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Packers run defense faces another tough test

Posted Sep 12, 2013

Clay Matthews says “I’m not a dirty player.”


GREEN BAY—The Packers’ run defense passed its first test of 2013, but the exam in Week 2 will be no less important.

Last week against the 49ers, the Packers defended San Francisco’s top running backs much better than they did in two meetings the previous season, which bodes well as Washington’s Alfred Morris comes to Lambeau Field on Sunday.

A few days ago at Candlestick Park, the tandem of Frank Gore and Kendall Hunter combined for just 68 yards on 27 carries, a paltry 2.5 average. Only one run really hurt the Packers, when Hunter broke loose for 23 yards on the 49ers’ go-ahead TD drive in the fourth quarter.

That’s a far cry from the 2012 season, when the production from Gore and Hunter in the opener (and then from the duo of Gore and LaMichael James in the playoffs) was more than double that. Even without factoring in quarterback Colin Kaepernick’s running, the 49ers’ top backs piled up 293 yards on just 51 carries in two games last year, a gaudy 5.7 average.

Of the difference in the effort, surprise starter Johnny Jolly said, “It was basically every man doing their job, being in their gap when they need to be in their gap.”

It also helped to go into the game with considerable depth up front. Head Coach Mike McCarthy said the game plan called for a lot of base defense, which requires three down linemen, and as a result the Packers had seven of their eight defensive linemen active for the game.

That allowed starters B.J. Raji, Ryan Pickett and Jolly to have C.J. Wilson behind them, rotating in for some base snaps, while Mike Neal, Mike Daniels and Datone Jones handled many of the nickel and dime packages, which call for only two linemen.

“We wanted to have a healthy rotation,” McCarthy said. “It’s something you keep track of. I’m very aware of each rep that every player plays in the game, what their reps are over the season. You have targets based on play time, because everybody has a role.”

Those roles may not change much this week against Morris, who was the No. 2 rusher in the league last season behind Minnesota’s Adrian Peterson.

In racking up 1,613 rushing yards and 13 TDs last season for Redskins coach Mike Shanahan, Morris topped 100 yards six times before finishing the regular-season with a 200-yard day.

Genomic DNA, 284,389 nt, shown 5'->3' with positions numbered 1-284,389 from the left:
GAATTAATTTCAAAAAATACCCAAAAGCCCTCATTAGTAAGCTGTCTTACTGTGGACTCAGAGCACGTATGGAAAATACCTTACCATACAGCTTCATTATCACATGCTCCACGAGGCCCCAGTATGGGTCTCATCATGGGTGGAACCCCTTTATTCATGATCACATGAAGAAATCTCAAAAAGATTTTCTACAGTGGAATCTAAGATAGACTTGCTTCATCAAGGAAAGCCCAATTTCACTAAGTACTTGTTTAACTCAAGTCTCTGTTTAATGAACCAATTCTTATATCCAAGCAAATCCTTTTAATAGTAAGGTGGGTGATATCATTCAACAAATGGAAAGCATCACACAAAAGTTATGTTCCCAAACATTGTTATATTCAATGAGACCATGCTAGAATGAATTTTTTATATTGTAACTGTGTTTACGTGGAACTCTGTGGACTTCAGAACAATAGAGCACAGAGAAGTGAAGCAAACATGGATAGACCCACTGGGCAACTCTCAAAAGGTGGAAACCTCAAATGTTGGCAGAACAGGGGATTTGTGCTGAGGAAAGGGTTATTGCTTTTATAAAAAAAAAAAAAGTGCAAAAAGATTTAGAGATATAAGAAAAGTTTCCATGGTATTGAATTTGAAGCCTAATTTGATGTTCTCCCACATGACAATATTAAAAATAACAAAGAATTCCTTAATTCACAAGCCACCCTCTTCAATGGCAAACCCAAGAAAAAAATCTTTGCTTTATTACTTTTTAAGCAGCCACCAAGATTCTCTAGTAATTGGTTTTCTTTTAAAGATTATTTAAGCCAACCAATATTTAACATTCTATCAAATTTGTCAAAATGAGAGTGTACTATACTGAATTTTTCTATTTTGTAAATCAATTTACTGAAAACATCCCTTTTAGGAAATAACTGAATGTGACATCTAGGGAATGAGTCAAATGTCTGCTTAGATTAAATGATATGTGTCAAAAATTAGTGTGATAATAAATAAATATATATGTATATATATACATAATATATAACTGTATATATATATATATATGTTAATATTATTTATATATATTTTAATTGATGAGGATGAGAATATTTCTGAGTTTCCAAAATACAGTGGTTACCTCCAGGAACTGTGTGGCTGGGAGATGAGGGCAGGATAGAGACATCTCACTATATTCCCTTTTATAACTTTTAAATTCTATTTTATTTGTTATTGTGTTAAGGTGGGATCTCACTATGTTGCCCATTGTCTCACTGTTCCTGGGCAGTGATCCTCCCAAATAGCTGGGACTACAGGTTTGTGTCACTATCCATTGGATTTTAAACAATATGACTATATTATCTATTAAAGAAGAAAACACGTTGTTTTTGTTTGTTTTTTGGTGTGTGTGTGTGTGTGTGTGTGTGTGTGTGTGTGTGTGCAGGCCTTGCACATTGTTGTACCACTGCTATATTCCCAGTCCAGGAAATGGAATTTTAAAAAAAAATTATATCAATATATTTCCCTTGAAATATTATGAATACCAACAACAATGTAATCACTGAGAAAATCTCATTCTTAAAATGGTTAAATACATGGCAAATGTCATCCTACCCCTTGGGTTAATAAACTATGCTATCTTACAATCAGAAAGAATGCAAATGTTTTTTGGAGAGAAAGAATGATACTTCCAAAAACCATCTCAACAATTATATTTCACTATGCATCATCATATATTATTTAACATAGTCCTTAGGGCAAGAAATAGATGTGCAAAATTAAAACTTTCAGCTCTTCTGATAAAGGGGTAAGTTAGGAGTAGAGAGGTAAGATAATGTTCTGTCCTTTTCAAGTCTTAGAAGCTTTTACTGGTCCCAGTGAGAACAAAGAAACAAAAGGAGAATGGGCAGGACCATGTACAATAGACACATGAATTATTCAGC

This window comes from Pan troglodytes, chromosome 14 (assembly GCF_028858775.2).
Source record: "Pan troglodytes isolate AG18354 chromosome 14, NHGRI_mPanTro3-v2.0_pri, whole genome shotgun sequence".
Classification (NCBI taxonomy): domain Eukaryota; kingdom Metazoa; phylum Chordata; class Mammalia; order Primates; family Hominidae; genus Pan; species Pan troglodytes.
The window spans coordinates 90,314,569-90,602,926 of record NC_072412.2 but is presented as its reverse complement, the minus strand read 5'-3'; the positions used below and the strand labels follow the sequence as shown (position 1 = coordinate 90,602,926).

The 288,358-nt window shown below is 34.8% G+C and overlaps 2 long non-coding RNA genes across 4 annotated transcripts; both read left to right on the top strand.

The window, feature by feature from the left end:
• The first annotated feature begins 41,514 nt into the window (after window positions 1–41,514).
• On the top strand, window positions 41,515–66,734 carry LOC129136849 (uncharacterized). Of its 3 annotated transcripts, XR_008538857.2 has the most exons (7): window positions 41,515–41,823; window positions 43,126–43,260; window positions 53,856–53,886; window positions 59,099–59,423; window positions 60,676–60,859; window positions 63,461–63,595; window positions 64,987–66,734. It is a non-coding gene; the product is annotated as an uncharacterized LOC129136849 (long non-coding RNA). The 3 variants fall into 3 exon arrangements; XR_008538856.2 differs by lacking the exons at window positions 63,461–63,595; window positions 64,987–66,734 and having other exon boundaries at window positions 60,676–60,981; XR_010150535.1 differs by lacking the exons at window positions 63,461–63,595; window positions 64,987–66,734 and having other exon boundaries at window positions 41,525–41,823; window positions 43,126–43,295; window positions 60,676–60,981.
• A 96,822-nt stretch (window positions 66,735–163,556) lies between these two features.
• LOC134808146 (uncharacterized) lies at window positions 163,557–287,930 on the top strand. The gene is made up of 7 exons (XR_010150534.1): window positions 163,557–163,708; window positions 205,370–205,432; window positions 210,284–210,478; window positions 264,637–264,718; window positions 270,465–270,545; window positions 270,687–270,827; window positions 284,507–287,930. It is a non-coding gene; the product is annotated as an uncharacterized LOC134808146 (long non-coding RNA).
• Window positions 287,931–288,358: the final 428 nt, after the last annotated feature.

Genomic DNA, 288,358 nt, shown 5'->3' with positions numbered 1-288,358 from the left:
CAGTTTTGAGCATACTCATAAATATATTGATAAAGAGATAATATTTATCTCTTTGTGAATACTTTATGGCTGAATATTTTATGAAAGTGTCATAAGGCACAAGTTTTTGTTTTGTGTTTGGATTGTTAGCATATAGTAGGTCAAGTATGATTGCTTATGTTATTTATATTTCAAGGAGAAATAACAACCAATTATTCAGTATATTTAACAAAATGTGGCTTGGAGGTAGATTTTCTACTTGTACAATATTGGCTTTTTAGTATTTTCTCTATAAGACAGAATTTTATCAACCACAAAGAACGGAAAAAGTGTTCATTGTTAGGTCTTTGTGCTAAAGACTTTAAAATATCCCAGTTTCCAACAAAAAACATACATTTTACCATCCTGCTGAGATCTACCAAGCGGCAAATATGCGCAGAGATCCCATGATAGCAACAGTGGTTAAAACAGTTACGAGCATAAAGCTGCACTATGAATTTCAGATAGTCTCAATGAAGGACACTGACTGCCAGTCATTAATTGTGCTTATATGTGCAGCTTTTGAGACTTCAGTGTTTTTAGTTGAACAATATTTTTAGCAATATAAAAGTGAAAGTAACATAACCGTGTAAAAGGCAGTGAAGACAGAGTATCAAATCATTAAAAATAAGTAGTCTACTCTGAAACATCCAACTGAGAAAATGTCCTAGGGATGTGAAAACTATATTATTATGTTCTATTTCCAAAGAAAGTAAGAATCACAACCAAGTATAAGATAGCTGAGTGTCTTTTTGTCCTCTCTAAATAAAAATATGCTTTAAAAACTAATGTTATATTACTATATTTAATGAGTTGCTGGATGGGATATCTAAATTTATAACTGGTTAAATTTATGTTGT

“He’s a typical Shanahan back,” Raji said. “He’s going to press the hole and look for the cutback. He looks for the weakness in the defense, and he’s very effective.”

If there’s one word about Morris’ game that’s been continually repeated in the locker room this week, it’s that he runs “downhill.”

“He’s a one-cut guy – he makes his cut, makes his decision to get downhill and gets downhill fast,” Pickett said. “You have to bring it when you tackle him, because he gets out of the first tackle a lot.”

Morris came out of the gate slowly in Week 1, with just 12 carries for 45 yards against Philadelphia on Monday. He didn’t have a single game a year ago with totals that low in either category. A big factor was the Redskins’ falling behind the Eagles’ high-octane offense 33-7 early in the third quarter.

Green Bay’s defense would love to play with that kind of advantage, but it obviously can’t count on that. With Redskins quarterback Robert Griffin III coming off reconstructive knee surgery and not presenting the same running threat he did as a rookie last year, the Packers are preparing for Morris to be force-fed.

“They do a great job of making those linemen run sideline to sideline, and he just has to plant his foot and get upfield,” outside linebacker Clay Matthews said.

“The defense is in for a long day if you can’t set the edge and force him back inside, but we feel good about how we’ve done as a defense, playing the run.”

For what it’s worth, Matthews on Thursday declined to respond to San Francisco coach Jim Harbaugh’s contention that he’s a dirty player, and he did not say whether he was fined by the league for his late hit out of bounds on Kaepernick.

Trying to break the tension a tad, Matthews said, “I’m an awesome player. I’m not a dirty player.” In a much more serious tone, he repeated multiple times, “I’m moving on to the next game.”

The Packers’ run defense is moving on to its next challenge, too.

“We have good players up front, we have good linebackers. We imposed our will last Sunday,” Raji said. “It wasn’t enough, but we’ll try to take the positives away from the game, and if we continue to play this way, we’ll have a heck of a run defense.”

Additional coverage - Sept. 12

 
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